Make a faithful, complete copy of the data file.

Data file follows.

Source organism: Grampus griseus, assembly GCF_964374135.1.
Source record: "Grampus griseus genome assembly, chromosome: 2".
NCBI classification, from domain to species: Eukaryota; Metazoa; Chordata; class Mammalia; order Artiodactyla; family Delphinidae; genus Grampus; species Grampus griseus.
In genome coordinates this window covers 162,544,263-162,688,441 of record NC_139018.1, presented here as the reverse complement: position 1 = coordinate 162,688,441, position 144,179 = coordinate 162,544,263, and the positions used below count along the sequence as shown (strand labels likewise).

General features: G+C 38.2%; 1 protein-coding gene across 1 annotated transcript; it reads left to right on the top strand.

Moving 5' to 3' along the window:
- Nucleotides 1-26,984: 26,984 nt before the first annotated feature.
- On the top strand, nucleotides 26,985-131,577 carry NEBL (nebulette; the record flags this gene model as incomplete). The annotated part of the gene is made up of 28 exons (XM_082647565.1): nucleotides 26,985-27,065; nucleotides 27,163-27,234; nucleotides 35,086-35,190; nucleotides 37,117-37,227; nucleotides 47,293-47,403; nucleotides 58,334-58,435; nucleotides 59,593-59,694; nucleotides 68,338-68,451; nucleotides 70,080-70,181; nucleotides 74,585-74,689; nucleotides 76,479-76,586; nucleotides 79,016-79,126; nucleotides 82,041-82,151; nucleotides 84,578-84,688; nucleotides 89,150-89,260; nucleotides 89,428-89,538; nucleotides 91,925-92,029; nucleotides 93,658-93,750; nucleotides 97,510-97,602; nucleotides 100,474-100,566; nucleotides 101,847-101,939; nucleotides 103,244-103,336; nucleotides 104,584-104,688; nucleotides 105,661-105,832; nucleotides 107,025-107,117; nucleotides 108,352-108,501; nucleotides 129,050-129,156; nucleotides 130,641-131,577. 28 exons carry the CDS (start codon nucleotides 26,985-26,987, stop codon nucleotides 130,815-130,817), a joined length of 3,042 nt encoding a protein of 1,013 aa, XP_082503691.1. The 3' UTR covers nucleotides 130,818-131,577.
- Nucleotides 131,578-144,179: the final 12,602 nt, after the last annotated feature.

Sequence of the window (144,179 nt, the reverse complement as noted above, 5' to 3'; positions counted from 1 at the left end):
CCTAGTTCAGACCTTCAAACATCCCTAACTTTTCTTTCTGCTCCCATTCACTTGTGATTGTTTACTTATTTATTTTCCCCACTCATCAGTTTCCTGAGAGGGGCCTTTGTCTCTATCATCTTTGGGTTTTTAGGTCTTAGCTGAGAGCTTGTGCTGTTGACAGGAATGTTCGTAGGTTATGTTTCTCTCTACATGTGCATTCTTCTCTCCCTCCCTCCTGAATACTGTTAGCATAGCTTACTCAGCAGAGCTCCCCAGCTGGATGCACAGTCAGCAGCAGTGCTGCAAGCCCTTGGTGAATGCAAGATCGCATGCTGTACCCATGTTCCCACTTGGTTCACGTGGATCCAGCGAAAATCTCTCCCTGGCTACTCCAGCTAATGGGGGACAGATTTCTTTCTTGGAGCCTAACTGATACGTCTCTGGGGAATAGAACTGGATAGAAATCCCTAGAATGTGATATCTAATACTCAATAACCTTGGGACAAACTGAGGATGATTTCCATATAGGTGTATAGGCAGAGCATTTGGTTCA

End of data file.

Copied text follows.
Source organism: Grampus griseus, assembly GCF_964374135.1.
Source record: "Grampus griseus genome assembly, chromosome: 2".
NCBI classification, from domain to species: Eukaryota; Metazoa; Chordata; class Mammalia; order Artiodactyla; family Delphinidae; genus Grampus; species Grampus griseus.
In genome coordinates this window covers 162,544,263-162,688,441 of record NC_139018.1, presented here as the reverse complement: position 1 = coordinate 162,688,441, position 144,179 = coordinate 162,544,263, and the positions used below count along the sequence as shown (strand labels likewise).

General features: G+C 38.2%; 1 protein-coding gene across 1 annotated transcript; it reads left to right on the top strand.

Moving 5' to 3' along the window:
- Nucleotides 1-26,984: 26,984 nt before the first annotated feature.
- On the top strand, nucleotides 26,985-131,577 carry NEBL (nebulette; the record flags this gene model as incomplete). The annotated part of the gene is made up of 28 exons (XM_082647565.1): nucleotides 26,985-27,065; nucleotides 27,163-27,234; nucleotides 35,086-35,190; nucleotides 37,117-37,227; nucleotides 47,293-47,403; nucleotides 58,334-58,435; nucleotides 59,593-59,694; nucleotides 68,338-68,451; nucleotides 70,080-70,181; nucleotides 74,585-74,689; nucleotides 76,479-76,586; nucleotides 79,016-79,126; nucleotides 82,041-82,151; nucleotides 84,578-84,688; nucleotides 89,150-89,260; nucleotides 89,428-89,538; nucleotides 91,925-92,029; nucleotides 93,658-93,750; nucleotides 97,510-97,602; nucleotides 100,474-100,566; nucleotides 101,847-101,939; nucleotides 103,244-103,336; nucleotides 104,584-104,688; nucleotides 105,661-105,832; nucleotides 107,025-107,117; nucleotides 108,352-108,501; nucleotides 129,050-129,156; nucleotides 130,641-131,577. 28 exons carry the CDS (start codon nucleotides 26,985-26,987, stop codon nucleotides 130,815-130,817), a joined length of 3,042 nt encoding a protein of 1,013 aa, XP_082503691.1. The 3' UTR covers nucleotides 130,818-131,577.
- Nucleotides 131,578-144,179: the final 12,602 nt, after the last annotated feature.

Sequence of the window (144,179 nt, the reverse complement as noted above, 5' to 3'; positions counted from 1 at the left end):
CCTAGTTCAGACCTTCAAACATCCCTAACTTTTCTTTCTGCTCCCATTCACTTGTGATTGTTTACTTATTTATTTTCCCCACTCATCAGTTTCCTGAGAGGGGCCTTTGTCTCTATCATCTTTGGGTTTTTAGGTCTTAGCTGAGAGCTTGTGCTGTTGACAGGAATGTTCGTAGGTTATGTTTCTCTCTACATGTGCATTCTTCTCTCCCTCCCTCCTGAATACTGTTAGCATAGCTTACTCAGCAGAGCTCCCCAGCTGGATGCACAGTCAGCAGCAGTGCTGCAAGCCCTTGGTGAATGCAAGATCGCATGCTGTACCCATGTTCCCACTTGGTTCACGTGGATCCAGCGAAAATCTCTCCCTGGCTACTCCAGCTAATGGGGGACAGATTTCTTTCTTGGAGCCTAACTGATACGTCTCTGGGGAATAGAACTGGATAGAAATCCCTAGAATGTGATATCTAATACTCAATAACCTTGGGACAAACTGAGGATGATTTCCATATAGGTGTATAGGCAGAGCATTTGGTTCA